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  • Our Mission
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    The Major Projects Branch extends the capacity of the Highway Division by facilitating, supporting and delivering transportation programs and projects. The branch manages and develops accountable and fiscally responsible programs that satisfy legislative requirements and meet the needs of internal and external stakeholders and the public through appropriate contracting and public-sector resourcing.
OTIA III Bridge Program Projects
 
  Monthly Progress Report
 
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Assistant Radio Project Manager Joe Messman (left) and ODOT Chief Engineer and Technical Serices Manager Tom Lauer enjoy a view of the Sandy River from the bike and pedestrian bridge built as part of the eastbound Interstate 84 replacement bridge in Troutdale.
 
 
At a morning ceremony on June 26, nearly 100 well-wishers braved classic Willamette Valley drizzle to join the project team from the Oregon Department of Transportation and Oregon Bridge Delivery Partners in marking completion of the new Interstate 84 bridge over the Sandy River in Troutdale, the last bridge replacement in the OTIA III State Bridge Delivery Program.
  
 
 

 
Radio project celebrates fulfillment of Southwest Seven partnership
 
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Linda Cook, Left, emergency manager for Lane County and the administrator for the Southwest Seven, and Myrna Curzon, State Radio project partnerships coordinator, worked closely for the past several years and now celebrate the successful conclusion of the grant obligations between the Southwest Seven and the state.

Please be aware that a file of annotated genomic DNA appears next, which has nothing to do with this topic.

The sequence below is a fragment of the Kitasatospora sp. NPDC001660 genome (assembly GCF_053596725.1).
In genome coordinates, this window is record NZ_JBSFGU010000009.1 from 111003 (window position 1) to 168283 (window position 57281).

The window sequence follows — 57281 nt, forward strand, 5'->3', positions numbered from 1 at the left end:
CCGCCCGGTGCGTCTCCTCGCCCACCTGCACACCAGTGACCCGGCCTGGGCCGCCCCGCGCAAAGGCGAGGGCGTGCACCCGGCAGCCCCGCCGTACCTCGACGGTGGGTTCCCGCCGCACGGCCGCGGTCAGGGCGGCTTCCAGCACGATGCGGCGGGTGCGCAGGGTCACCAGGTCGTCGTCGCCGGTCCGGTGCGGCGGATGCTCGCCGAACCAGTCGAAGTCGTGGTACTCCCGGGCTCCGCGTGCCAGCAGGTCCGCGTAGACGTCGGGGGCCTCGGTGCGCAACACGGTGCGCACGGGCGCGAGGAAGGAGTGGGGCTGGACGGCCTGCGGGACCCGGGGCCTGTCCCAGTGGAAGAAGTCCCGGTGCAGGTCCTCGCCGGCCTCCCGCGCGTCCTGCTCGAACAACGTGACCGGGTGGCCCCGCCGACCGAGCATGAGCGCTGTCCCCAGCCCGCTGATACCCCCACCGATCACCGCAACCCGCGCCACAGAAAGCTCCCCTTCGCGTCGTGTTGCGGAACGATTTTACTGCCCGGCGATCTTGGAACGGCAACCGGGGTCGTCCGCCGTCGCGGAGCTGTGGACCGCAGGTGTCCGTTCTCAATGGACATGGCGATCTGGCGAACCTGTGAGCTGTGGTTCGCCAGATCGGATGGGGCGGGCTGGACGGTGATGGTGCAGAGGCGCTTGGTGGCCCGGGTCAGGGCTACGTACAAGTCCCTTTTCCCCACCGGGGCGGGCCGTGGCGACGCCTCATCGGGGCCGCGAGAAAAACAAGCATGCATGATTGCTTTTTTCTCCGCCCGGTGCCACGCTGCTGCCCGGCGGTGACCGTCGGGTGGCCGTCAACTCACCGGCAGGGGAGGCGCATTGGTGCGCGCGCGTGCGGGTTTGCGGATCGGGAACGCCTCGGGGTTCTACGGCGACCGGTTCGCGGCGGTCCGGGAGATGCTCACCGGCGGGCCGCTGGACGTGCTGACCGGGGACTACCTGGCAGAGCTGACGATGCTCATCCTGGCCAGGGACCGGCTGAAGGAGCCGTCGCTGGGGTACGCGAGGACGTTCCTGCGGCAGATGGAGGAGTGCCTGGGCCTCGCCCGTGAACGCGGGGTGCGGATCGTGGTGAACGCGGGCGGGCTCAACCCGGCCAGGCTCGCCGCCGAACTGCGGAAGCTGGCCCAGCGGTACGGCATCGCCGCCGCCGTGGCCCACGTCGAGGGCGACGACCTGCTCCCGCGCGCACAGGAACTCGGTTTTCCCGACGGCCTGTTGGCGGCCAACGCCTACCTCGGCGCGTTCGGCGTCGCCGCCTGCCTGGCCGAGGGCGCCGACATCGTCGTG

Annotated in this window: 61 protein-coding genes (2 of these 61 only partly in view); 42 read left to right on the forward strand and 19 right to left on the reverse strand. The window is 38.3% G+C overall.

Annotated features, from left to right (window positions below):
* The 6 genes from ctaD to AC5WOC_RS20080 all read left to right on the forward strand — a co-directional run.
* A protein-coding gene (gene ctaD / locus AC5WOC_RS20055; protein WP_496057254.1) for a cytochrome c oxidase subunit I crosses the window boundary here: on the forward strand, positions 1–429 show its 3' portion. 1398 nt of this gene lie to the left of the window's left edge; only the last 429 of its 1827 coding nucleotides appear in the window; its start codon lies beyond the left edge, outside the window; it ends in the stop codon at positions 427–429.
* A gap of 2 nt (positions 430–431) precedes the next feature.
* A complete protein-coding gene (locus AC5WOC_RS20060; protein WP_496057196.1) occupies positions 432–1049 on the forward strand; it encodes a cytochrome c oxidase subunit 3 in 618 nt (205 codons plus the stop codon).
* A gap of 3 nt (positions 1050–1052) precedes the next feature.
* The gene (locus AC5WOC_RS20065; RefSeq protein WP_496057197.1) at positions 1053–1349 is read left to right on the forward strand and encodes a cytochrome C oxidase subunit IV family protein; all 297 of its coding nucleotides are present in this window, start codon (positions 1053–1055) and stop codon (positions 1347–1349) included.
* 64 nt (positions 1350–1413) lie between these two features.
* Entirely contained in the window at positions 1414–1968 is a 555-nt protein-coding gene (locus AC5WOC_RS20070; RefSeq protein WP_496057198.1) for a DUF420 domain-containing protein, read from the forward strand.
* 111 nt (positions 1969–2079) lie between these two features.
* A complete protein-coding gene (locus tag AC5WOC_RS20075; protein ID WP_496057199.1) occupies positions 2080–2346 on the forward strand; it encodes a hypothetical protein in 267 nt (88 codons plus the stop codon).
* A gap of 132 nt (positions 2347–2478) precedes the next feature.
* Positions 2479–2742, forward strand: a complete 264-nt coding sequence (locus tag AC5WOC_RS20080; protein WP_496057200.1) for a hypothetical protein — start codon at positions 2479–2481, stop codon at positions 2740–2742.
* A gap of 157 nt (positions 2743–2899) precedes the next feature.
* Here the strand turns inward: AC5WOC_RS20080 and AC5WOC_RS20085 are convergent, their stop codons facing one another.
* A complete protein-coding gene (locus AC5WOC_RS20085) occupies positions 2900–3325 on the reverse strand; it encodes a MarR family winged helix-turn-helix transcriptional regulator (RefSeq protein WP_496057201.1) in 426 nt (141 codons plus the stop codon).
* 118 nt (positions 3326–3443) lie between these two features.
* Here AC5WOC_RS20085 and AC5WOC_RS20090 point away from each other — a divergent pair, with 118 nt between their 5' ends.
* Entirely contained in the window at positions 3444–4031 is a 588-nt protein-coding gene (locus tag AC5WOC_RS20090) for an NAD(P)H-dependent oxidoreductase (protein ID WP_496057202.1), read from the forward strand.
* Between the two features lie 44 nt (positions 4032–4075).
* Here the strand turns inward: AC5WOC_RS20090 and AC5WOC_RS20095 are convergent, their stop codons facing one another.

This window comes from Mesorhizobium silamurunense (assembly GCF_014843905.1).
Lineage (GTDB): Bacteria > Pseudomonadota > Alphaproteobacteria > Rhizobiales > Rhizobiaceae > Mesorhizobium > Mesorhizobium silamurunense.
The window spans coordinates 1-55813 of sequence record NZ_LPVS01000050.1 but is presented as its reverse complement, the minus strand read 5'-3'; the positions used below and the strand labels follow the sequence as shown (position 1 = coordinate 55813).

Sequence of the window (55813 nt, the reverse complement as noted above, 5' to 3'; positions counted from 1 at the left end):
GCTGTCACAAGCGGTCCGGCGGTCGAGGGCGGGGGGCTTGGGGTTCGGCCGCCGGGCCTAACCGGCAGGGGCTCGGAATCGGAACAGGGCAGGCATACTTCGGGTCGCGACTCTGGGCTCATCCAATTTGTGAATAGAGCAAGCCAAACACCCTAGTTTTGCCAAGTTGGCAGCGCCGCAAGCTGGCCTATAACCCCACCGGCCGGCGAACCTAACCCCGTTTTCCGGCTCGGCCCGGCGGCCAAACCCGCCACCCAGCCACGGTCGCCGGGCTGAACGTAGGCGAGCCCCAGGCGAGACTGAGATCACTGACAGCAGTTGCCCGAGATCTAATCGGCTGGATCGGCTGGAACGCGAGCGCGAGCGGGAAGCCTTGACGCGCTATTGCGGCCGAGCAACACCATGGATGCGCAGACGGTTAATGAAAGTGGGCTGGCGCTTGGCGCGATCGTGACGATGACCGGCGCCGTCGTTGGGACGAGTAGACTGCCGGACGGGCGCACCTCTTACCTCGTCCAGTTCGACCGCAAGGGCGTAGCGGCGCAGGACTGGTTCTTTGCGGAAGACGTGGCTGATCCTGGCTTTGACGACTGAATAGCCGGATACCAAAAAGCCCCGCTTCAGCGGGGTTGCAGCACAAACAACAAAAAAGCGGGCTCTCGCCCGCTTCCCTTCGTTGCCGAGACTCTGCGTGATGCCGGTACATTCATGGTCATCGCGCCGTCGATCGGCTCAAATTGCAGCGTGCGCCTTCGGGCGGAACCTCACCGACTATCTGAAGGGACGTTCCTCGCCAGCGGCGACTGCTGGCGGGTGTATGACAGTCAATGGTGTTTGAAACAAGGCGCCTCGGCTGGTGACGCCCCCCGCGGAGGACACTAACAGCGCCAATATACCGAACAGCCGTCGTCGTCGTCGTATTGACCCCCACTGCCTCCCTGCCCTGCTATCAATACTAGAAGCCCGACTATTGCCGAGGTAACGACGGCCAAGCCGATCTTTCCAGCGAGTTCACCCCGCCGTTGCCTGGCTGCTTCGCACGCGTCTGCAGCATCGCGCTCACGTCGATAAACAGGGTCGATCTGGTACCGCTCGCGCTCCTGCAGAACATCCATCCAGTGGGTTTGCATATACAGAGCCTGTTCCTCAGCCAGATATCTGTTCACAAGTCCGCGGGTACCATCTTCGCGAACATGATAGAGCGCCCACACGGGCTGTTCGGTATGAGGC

After a long, winding and sometimes bumpy road, the State Radio Project reached a milestone in May when the state met its obligations to a long-standing partnership wiht seven Oregon counties 
Benton, Coos, Curry, Douglas, Josephine, Lane and Linn counties formed the Southwest Seven government entity in 2006 to collaborate with the former Oregon Wireless Interoperability Network.  To seek funding for an interoperable radio communications system that would benefit all seven counties, the consortium partnered with OWIN to lower costs in a way that would benefit the counties as well as the state.  By sharing resources, they could support each other in public safety coummications.

 

  

 

 

Oregon Passenger Rail Study Continues

The project is currently in the Evaluate phase. This phase takes the corridor concepts developed in the Understand phase and screens them in two steps. First, the corridor concepts are screened against the project Purpose and Need. Then, the concepts that pass the first screen will go through a more detailed evaluation against a set of criteria. The results will be published in a Draft Tier 1 Environmental Impact Statement that will be available for public review in late 2014.

 

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